There were several times this summer when I wished that could have been a blueberry on the bush. So I could eavesdrop on the conversations between the families picking blueberries, especially the little kids. A lot of them had never seen a blueberry on a bush, let alone picked one. The kids really made the season fun.
We have highbush blueberries. They are as tall as an adult's shoulders, but there are berries right down to the level where a small person can reach them also. Families came for an outing with everything from babes in arms to a car full of teenagers. They brought their dogs along too. We had campers from some of the summer camps in the area.
Whenever I happened to be at the farm stand when a family with young kids showed up, I tried to put on a stern face and in a gruff voice quote to them the "rules" of the blueberry patch. "We require that you each sample the blueberries before you pick any for your buckets! I'm going to keep an eye on you while you're out there."
Some of the kids would look at me like I was a little strange, look at their parents, and then figure it was all a big joke. Some thought I was serious. But as far as I could tell, they all pretty much obeyed the rules. Actually, some of the kids never got many berries in their buckets at all, but from their faces and fingers they had "sampled" pretty well.
The smaller kids usually just sat down in front of one bush and never moved too far. The older ones would run up and down the rows, chasing each other until their parents called them back. Most of the families made a game of it - who can pick the most berries? Each child would bring their bucket up to the farm stand to be weighed separately, and their total compared to all the others in the family.
One dad challenged his boys to see who could pick the largest blue berry. They didn't pick many, but they roamed the entire patch looking for the biggest. Corey happened to be manning the stand for us that afternoon, and on him fell the task of judging the biggest berry of the handful the boys brought up. He made a good show of it too - weighing each one separately, and measuring the size of them - finally he said he just couldn't decide - they were all just about the same size, and all were huge. The kids were delighted!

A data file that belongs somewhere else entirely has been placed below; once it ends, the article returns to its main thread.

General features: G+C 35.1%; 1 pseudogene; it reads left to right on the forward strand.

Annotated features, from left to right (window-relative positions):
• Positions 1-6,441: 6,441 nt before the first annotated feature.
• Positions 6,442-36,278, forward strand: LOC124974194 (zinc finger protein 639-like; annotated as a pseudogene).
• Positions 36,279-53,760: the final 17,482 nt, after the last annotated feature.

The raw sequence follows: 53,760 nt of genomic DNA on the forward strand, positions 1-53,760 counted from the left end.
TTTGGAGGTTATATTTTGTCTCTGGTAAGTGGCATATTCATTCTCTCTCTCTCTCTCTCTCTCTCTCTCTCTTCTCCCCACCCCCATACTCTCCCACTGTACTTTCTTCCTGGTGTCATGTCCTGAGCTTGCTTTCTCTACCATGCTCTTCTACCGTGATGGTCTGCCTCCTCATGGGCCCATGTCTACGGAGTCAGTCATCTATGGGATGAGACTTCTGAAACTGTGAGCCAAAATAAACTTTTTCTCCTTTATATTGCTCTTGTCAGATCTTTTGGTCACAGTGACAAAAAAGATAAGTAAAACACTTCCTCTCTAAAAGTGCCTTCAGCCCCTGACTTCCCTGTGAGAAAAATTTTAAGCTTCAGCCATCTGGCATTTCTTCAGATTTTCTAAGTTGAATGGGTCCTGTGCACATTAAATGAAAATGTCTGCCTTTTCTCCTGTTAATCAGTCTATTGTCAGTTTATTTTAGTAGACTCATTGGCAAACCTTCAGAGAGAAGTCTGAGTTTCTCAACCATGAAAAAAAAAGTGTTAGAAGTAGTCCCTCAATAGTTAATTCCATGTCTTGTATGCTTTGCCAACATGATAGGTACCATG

One lady came several times to pick berries for her parrot at home. The bird loved fresh berries. The lady also had ferrets, who had developed a taste for blueberries but weren't as particular about only eating the fresh ones.
You could tell the kids from the city. We had a phone call from a customer wanting to know if they needed to bring along ladders to pick - after all we did advertise "high bush" blueberries. Not only hadn't some of the kids ever picked berries before (you could tell, because they'd try the green and pink ones, before deciding that the blue were ripe), but they wanted to know if there were any bears around. I guess they knew about bears in berry patches, and figured there would be one down at the end of the row. When I told them that we only had a bear once in a great while, I don't know if they were relieved or disappointed. Every noise in the woods, however, caught their attention. Mebbe they figured that those squirrels were really wolves or something.